There are no limits to what you can accomplish when you are supposed to be doing something else.
Procrastination is right up there with negativity, both business killers
Procrastination is one of the root causes of poor business performance at all levels. It is basically the avoidance of doing a task that needs to be accomplished. It is the practice of doing more pleasurable things in place of less pleasurable ones, or carrying out less urgent tasks instead of more urgent ones, thus putting off impending tasks to a later time.
Procrastination can take hold on any aspect of your life. Putting off writing a letter, repairing a broken printer, seeing a doctor or dentist, submitting a report or having a potentially stressful issue with a colleague or family member. Procrastination can lead to feelings of guilt, anxiety, inadequacy, depression and self-doubt, just to name a few.
I know that stopping procrastination can be very difficult for some if they don’t have anyone to help them. Sometimes, procrastination takes place until the very last minute before a deadline, frustrating everyone involved.
The problem most people have is understanding the fundamental causes of their procrastination. But, once you understand the causes and the extent of a problem you may be facing, you can start punching holes in whatever it is you want to accomplish.
“Work expands to fill the time available for its completion”. Parkinson’s Law
I have four suggestions that I know work to minimise procrastination
Firstly, rework your to-do-list, preferably an electronic one. Delegate or outsource all the things you don’t like doing and the tasks that are not going to progress you towards your goals. You will then have time to focus on the important tasks that will propel you into the future you want.
Secondly, procrastination is more often than not about a perennial struggle such as no direction, financial problems, relationship problems, health and well-being issues to name a few.Usually, the procrastinator has never been shown how to plan for the future, how to set a direction they would like to go, to overcome adversity.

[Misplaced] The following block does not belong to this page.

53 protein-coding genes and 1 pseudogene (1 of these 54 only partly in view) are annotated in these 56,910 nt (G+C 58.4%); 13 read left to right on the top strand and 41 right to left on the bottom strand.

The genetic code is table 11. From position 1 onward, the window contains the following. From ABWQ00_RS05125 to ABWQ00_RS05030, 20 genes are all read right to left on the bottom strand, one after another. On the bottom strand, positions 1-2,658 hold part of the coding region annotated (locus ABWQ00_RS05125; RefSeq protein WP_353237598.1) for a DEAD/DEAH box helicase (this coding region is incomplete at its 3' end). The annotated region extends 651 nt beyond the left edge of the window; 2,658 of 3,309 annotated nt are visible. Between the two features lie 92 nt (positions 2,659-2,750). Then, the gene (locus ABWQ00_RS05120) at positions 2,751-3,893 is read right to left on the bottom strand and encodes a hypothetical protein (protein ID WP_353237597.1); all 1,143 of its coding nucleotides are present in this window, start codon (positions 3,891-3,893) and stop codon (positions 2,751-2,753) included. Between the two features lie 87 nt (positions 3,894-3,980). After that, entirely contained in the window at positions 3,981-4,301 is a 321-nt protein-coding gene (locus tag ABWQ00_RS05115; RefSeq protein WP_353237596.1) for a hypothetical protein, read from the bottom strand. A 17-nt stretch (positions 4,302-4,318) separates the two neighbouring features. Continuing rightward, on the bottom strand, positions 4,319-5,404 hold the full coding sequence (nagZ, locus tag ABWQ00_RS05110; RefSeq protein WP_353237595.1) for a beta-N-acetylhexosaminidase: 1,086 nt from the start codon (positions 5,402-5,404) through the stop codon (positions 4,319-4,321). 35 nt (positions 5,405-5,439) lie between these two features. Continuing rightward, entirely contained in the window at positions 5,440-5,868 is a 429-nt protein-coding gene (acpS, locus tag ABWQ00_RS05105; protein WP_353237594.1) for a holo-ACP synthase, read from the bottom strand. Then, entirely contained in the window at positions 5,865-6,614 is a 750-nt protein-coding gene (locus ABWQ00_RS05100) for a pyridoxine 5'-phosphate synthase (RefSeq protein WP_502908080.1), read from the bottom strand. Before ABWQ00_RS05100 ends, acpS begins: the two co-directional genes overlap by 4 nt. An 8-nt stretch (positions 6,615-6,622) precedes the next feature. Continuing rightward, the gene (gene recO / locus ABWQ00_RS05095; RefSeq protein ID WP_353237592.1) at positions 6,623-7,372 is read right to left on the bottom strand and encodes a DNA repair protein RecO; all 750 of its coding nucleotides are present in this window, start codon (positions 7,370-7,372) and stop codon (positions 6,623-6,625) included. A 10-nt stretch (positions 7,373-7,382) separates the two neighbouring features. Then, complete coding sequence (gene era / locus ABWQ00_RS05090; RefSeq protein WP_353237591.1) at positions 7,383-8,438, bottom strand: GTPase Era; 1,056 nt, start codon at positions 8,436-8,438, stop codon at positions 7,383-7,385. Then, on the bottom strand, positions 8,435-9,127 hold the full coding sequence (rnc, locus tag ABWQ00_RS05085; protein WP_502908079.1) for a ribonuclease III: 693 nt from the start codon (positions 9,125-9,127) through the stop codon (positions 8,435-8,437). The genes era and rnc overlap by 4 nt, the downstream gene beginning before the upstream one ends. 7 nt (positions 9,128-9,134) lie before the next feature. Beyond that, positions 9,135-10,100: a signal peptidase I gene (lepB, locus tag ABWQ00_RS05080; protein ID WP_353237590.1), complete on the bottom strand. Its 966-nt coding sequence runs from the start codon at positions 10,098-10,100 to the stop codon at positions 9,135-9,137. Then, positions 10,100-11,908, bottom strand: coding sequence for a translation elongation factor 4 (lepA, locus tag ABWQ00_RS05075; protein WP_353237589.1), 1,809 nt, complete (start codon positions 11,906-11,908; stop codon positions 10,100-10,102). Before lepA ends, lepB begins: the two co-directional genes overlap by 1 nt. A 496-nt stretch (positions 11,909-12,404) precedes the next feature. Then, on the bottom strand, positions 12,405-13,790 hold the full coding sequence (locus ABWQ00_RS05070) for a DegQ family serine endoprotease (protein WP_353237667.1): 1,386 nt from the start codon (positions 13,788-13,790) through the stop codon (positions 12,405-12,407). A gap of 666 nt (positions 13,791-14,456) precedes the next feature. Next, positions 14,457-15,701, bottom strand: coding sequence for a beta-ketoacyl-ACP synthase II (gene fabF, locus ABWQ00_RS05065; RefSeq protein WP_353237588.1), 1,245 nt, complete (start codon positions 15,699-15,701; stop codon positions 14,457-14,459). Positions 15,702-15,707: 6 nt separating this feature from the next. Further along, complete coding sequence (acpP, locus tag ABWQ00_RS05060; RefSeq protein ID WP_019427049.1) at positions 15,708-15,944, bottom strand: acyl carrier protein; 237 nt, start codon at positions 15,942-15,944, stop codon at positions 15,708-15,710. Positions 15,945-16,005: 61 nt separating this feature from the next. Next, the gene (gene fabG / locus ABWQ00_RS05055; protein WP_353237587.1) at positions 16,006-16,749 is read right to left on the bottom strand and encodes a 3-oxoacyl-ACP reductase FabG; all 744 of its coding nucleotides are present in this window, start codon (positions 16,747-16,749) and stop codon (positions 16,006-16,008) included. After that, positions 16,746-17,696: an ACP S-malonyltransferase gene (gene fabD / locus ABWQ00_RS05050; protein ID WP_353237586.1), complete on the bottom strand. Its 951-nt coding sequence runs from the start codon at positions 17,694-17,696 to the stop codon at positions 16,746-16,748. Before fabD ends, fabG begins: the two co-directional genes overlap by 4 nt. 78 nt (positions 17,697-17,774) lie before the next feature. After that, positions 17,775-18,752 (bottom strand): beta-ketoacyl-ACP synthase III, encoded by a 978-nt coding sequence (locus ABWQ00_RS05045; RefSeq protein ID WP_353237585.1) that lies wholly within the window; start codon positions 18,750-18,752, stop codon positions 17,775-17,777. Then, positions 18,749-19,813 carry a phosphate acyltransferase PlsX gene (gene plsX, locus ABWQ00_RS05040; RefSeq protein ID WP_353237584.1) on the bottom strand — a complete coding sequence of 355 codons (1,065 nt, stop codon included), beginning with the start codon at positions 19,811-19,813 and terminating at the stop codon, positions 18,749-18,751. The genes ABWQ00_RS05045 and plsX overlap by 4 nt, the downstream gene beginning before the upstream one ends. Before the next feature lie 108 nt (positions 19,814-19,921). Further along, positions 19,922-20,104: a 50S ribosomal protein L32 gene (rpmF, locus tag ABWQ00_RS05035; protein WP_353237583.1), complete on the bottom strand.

They lack the ability to predict anything to do with their future beyond today, apart from perhaps planning a holiday. Procrastinators may say they perform better under pressure, but more often than not that’s their way of justifying putting things off.
So, create and develop a business plan that’s tailored to your business. This can be a great procrastination stopper, and get you excited about you business if it is done well. Choose between a simple one-page plan to keep your direction and objectives top of mind, or a detailed written plan. It doesn’t matter what you choose as long as you start and keep going through a planning process.
Watch your procrastination dissipate as you become excited about making a few thing happen, particularly if you have been wanting to do them for a long time. Monitoring and measuring your progress towards achieving your personal and business goals will help with your motivation to keep on keeping on. Failing that, engage someone to who has practical planning skills and experience.
Thirdly, the trick is to stop dragging out tasks you don’t like doing by delegating or outsourcing to others. If you have to do the task yourself, set a deadline and go all out to complete the task. Become a ‘finisher’.
Fourthly, set a time limit on each task and go all out starting with the most important one. If you have some unpleasant phone calls to make, or unpleasant relationships to take care of, do them first. Don’t procrastinate any longer, get that bad stuff out of the way so you have a clear mind to do the things you like doing.
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When I feel myself procrastinating, what I do is change what I am doing. I play with my dog, go tend to my vegetable, screw a few pieces of timber together, or go take some photographs. Yes, they are my hobbies and because I have a home office I can make the changes without any additional drama.